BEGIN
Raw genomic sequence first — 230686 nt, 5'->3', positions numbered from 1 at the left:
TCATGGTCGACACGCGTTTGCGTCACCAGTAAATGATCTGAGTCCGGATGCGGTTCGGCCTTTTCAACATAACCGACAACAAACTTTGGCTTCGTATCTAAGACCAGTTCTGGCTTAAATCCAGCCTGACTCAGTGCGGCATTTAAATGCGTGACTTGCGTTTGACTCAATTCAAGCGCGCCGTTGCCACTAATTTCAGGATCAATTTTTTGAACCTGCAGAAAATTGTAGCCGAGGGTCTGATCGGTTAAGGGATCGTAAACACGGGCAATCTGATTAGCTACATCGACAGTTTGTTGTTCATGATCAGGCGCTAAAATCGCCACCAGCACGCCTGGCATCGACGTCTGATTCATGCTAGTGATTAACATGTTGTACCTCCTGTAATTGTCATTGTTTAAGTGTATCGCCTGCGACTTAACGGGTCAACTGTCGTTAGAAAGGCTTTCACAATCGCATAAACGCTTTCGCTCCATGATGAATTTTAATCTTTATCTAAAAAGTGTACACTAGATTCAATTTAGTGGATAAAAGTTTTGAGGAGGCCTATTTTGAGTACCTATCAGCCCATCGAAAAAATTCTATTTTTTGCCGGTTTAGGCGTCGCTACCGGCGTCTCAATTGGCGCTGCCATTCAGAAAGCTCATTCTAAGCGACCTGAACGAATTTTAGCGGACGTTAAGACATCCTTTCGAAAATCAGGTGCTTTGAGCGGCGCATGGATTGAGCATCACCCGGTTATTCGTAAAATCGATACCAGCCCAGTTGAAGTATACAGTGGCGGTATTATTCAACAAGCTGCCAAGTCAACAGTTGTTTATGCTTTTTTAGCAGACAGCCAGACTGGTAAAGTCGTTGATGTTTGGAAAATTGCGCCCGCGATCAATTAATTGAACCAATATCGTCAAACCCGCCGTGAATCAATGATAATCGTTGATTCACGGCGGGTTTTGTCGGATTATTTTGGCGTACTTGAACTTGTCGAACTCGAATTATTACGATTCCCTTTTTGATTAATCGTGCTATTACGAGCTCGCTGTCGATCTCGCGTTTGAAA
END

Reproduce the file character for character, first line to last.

Raw genomic sequence first — 230686 nt, 5'->3', positions numbered from 1 at the left:
TCATGGTCGACACGCGTTTGCGTCACCAGTAAATGATCTGAGTCCGGATGCGGTTCGGCCTTTTCAACATAACCGACAACAAACTTTGGCTTCGTATCTAAGACCAGTTCTGGCTTAAATCCAGCCTGACTCAGTGCGGCATTTAAATGCGTGACTTGCGTTTGACTCAATTCAAGCGCGCCGTTGCCACTAATTTCAGGATCAATTTTTTGAACCTGCAGAAAATTGTAGCCGAGGGTCTGATCGGTTAAGGGATCGTAAACACGGGCAATCTGATTAGCTACATCGACAGTTTGTTGTTCATGATCAGGCGCTAAAATCGCCACCAGCACGCCTGGCATCGACGTCTGATTCATGCTAGTGATTAACATGTTGTACCTCCTGTAATTGTCATTGTTTAAGTGTATCGCCTGCGACTTAACGGGTCAACTGTCGTTAGAAAGGCTTTCACAATCGCATAAACGCTTTCGCTCCATGATGAATTTTAATCTTTATCTAAAAAGTGTACACTAGATTCAATTTAGTGGATAAAAGTTTTGAGGAGGCCTATTTTGAGTACCTATCAGCCCATCGAAAAAATTCTATTTTTTGCCGGTTTAGGCGTCGCTACCGGCGTCTCAATTGGCGCTGCCATTCAGAAAGCTCATTCTAAGCGACCTGAACGAATTTTAGCGGACGTTAAGACATCCTTTCGAAAATCAGGTGCTTTGAGCGGCGCATGGATTGAGCATCACCCGGTTATTCGTAAAATCGATACCAGCCCAGTTGAAGTATACAGTGGCGGTATTATTCAACAAGCTGCCAAGTCAACAGTTGTTTATGCTTTTTTAGCAGACAGCCAGACTGGTAAAGTCGTTGATGTTTGGAAAATTGCGCCCGCGATCAATTAATTGAACCAATATCGTCAAACCCGCCGTGAATCAATGATAATCGTTGATTCACGGCGGGTTTTGTCGGATTATTTTGGCGTACTTGAACTTGTCGAACTCGAATTATTACGATTCCCTTTTTGATTAATCGTGCTATTACGAGCTCGCTGTCGATCTCGCGTTTGAAA